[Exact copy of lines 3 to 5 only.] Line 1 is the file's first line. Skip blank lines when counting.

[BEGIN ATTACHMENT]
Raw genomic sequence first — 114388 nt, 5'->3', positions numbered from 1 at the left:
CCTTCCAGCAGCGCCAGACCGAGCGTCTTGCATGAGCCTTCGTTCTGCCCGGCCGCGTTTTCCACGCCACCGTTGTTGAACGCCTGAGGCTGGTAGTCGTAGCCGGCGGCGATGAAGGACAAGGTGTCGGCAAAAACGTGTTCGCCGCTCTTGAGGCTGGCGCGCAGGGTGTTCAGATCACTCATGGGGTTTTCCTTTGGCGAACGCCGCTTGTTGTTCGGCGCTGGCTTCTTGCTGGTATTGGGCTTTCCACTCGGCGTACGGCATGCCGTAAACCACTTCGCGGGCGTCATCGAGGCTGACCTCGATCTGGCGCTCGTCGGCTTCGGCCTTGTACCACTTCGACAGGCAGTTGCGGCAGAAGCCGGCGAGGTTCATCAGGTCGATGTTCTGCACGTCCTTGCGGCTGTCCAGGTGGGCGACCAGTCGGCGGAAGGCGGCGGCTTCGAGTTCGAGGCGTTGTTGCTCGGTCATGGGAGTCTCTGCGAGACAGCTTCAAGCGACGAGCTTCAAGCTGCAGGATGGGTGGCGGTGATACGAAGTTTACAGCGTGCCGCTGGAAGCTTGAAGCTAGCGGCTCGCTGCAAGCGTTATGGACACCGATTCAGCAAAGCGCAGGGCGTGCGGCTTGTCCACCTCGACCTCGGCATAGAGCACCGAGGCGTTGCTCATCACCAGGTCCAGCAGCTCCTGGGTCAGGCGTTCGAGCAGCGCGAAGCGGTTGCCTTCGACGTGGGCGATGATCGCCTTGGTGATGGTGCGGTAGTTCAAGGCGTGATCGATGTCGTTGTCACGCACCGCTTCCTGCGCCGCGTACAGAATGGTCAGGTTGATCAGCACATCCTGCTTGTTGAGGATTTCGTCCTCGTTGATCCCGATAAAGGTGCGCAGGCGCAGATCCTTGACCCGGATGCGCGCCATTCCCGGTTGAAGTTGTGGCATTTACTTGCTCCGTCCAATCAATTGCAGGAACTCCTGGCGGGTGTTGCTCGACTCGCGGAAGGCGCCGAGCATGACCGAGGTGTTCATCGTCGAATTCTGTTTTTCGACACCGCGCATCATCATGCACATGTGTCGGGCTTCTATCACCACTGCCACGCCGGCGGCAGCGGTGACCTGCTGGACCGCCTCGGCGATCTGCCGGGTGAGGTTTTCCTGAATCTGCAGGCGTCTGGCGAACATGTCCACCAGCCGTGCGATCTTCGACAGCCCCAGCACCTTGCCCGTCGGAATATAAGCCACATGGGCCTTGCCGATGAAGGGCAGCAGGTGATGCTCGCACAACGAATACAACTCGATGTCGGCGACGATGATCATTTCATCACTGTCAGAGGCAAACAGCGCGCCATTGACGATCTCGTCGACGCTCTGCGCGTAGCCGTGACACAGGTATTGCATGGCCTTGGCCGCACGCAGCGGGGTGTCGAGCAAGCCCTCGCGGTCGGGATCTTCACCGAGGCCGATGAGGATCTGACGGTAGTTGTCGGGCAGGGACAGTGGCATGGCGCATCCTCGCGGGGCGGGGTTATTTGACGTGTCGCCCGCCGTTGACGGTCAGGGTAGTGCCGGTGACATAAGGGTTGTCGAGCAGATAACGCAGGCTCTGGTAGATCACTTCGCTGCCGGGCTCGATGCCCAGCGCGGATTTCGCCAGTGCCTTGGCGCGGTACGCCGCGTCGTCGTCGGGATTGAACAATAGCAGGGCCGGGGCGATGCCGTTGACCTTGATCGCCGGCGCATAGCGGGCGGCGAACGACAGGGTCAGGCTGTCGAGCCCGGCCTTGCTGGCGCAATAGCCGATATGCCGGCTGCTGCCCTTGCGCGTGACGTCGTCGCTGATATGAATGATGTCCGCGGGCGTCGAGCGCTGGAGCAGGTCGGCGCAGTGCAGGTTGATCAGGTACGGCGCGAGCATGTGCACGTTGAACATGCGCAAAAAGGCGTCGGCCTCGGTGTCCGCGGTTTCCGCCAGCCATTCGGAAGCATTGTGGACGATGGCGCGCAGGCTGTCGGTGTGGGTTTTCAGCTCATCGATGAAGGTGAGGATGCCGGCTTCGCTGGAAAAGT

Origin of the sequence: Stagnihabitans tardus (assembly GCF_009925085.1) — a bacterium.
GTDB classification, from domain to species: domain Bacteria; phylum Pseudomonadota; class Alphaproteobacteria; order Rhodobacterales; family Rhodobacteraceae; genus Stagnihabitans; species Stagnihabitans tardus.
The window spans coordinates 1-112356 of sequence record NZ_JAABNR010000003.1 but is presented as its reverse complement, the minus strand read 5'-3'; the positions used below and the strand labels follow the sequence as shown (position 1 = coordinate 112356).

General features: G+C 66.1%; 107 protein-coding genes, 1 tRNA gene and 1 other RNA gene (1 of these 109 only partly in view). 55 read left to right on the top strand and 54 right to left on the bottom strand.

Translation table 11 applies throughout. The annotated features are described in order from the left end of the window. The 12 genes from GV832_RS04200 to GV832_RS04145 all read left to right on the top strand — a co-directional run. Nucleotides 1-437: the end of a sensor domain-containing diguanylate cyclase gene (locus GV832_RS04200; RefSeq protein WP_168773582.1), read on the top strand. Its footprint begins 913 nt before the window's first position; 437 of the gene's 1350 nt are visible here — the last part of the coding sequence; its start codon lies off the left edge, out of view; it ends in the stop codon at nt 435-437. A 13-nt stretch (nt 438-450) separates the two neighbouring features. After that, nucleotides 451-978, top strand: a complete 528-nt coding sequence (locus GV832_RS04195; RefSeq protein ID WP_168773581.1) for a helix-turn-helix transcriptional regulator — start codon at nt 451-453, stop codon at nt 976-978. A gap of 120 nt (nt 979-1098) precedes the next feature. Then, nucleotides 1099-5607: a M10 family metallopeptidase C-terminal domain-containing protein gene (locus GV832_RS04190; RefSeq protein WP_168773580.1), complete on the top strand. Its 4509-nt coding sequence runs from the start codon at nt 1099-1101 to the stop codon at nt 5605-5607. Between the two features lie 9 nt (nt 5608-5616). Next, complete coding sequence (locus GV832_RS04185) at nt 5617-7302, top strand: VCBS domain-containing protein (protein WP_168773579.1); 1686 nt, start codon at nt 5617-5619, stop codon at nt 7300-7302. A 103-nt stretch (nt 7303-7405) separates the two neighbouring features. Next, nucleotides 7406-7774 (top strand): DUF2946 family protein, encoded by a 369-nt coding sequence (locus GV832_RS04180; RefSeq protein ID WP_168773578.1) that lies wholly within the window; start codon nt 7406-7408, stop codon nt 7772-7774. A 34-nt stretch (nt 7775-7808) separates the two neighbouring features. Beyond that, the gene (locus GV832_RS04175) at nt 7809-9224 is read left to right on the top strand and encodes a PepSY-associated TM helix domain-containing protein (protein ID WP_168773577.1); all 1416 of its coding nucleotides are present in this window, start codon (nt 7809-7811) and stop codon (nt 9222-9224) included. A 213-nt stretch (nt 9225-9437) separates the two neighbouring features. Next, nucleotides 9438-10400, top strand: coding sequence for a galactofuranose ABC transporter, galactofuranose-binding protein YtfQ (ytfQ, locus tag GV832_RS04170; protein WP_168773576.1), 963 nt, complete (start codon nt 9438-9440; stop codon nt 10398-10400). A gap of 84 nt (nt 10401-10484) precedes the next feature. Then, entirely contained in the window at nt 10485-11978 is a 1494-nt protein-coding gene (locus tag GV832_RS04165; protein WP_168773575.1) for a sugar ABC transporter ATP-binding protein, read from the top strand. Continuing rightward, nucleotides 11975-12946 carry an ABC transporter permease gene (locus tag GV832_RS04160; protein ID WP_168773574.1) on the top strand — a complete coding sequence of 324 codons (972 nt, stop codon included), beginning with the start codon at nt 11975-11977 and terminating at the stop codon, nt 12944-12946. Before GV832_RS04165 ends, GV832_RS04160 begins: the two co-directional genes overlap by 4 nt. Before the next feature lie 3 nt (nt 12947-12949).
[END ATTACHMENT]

Origin of the sequence: Stagnihabitans tardus (assembly GCF_009925085.1) — a bacterium.
GTDB classification, from domain to species: domain Bacteria; phylum Pseudomonadota; class Alphaproteobacteria; order Rhodobacterales; family Rhodobacteraceae; genus Stagnihabitans; species Stagnihabitans tardus.
The window spans coordinates 1-112356 of sequence record NZ_JAABNR010000003.1 but is presented as its reverse complement, the minus strand read 5'-3'; the positions used below and the strand labels follow the sequence as shown (position 1 = coordinate 112356).